The following is a brief summary of ten of the best birding spots in West Marin. They can all be located on the Point Reyes National Seashore map which you can get free from the PRBO Palomarin Field Station Visitor Center or the Bear Valley Visitor Center in the Point Reyes National Seashore.
Listen to a "Your Wetlands" podcast where PRBO Naturalist Rich Stallcup describes birding hotspots in San Francisco Bay Area.
very sad passing of our beloved naturalist, Rich Stallcup, we are
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PRBO urges birders and wildlife watchers to act responsibly while viewing birds and other wildlife. Please heed restrictions on access to land, respect nesting birds, and avoid disturbing birds and other wildlife while you are viewing them. For more information you can review the American Birding Association's code of ethics.
The checklist to the birds of the Pt. Reyes National Seashore, by Rich Stallcup and the book shown to the left, Discovering Birds at Point Reyes by Rich Stallcup and Melissa Pitkin, can be ordered from the Bear Valley Visitor Center Bookstore office at (415) 663-8674, or you can purchase a copy from the Bear Valley Visitor Center bookstore.
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West Marin Birding Spots and Resources
PRBO's Palomarin Field Station Visitor Center and Bird Banding Lab. Remodeled summer 2001, the Visitor Center and Banding Lab includes an informative education center and nature trail, spacious deck, and a tour of the mist-nets (soft nets used to safely capture songbirds). This is a great site to see birds in the hand as well as coastal scrub birds such as the Wrentit along the nature trail and surrounding lands. You can also get the latest on bird sightings and visit with the resident biologists.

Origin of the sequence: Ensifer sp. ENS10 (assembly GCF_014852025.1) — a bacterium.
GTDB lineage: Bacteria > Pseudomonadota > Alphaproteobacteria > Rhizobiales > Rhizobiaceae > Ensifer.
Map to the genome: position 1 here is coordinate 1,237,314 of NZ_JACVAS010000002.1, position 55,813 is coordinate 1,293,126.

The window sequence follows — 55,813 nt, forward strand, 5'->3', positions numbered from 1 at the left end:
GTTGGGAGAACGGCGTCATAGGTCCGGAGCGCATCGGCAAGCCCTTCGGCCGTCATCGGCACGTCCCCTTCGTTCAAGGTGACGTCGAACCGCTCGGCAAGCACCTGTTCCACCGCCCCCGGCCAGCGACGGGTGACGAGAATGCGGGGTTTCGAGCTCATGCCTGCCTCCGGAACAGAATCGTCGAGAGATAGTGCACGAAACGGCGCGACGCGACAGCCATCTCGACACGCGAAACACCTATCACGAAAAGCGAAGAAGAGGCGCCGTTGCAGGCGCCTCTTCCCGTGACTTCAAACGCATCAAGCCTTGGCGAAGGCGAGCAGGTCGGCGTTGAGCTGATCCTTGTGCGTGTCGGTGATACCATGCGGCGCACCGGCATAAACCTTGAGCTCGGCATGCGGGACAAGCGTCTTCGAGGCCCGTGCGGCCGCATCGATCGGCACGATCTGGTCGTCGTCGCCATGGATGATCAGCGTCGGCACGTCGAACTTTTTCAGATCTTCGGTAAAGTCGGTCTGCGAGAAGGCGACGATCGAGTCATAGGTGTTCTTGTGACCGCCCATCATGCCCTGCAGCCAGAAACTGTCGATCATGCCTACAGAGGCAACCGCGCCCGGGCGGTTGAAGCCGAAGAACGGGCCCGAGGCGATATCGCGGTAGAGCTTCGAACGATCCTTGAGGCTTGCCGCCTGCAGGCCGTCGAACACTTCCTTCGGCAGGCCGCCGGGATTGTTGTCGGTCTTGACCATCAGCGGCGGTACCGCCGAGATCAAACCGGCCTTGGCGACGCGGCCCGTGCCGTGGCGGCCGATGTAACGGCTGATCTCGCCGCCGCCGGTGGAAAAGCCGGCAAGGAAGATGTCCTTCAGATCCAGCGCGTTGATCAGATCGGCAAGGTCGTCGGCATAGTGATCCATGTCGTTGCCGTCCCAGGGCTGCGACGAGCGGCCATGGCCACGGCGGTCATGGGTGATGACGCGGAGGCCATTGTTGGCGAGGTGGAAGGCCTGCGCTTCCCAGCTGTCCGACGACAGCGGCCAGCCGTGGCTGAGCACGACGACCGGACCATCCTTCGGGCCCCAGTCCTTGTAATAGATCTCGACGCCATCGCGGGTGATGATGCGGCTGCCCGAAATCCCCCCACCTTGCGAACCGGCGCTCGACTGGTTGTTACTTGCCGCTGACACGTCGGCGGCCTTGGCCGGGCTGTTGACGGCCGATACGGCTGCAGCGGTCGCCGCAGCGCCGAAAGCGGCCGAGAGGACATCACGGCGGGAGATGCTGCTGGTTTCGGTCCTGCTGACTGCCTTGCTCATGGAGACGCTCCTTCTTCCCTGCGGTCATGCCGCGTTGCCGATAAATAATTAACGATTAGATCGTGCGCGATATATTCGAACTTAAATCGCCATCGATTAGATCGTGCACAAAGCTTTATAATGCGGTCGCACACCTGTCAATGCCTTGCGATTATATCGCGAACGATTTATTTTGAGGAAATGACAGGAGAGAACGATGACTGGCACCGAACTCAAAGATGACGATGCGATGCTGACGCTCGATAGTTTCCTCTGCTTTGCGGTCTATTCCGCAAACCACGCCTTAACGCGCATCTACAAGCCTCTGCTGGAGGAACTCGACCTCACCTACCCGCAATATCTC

Bolinas Lagoon and Pine Gulch- Waterbirds and shorebirds are plentiful on the lagoon, especially in fall, winter and early spring, and landbirds in the riparian strip at Pine Gulch are best during the summer and fall.
Five Brooks Pond- This is a horse facility that has a pond a short way down the trail from the visitor's parking area. This is the spot for Wood Duck, and some grebes if you missed them on the lagoon. Also, the willows lining the pond are excellent for landbirds.
Bear Valley Visitor Center- Here you can get a guaranteed look at Acorn Woodpeckers, there is a granary in the trees by the picnic tables off the gravel parkinglot. Among those trees there have also been Brown Creeper and nuthatch, winter wren, and sapsuckers. A stroll along the Earthquake trail takes you through healthy riparian habitat with many bird opportunities.
Olema Marsh-While most bird destinations in the Point Reyes area are best covered by walking, at Olema Marsh you can pretty much stand (or sit) in one place and watch the show. From the overlook (50 feet west of the parking lot) scan the patches of open water for grebes, ducks, and coots, and patches of matted tules for rails and turtles. Scan the alder snags along the far edge for hawks and woodpeckers and watch the sky for White-tailed Kites, other raptors and, in summer, Purple Martins.
Abbotts Lagoon- From the parking lot (with toilets) it is 1.5 miles to the lower lagoon and .3 more to the ocean beach. There is only one trail that takes you between grazed pasture on the southeast and coastal scrub (mostly Coyote Bush and Bush Lupine) on the northwest. While some ducks and grebes winter on the first lake you pass, the lower lagoon has the best waterbird diversity. The biggest allure of Abbott's Lagoon is the fall passage of shorebirds, including many vagrants.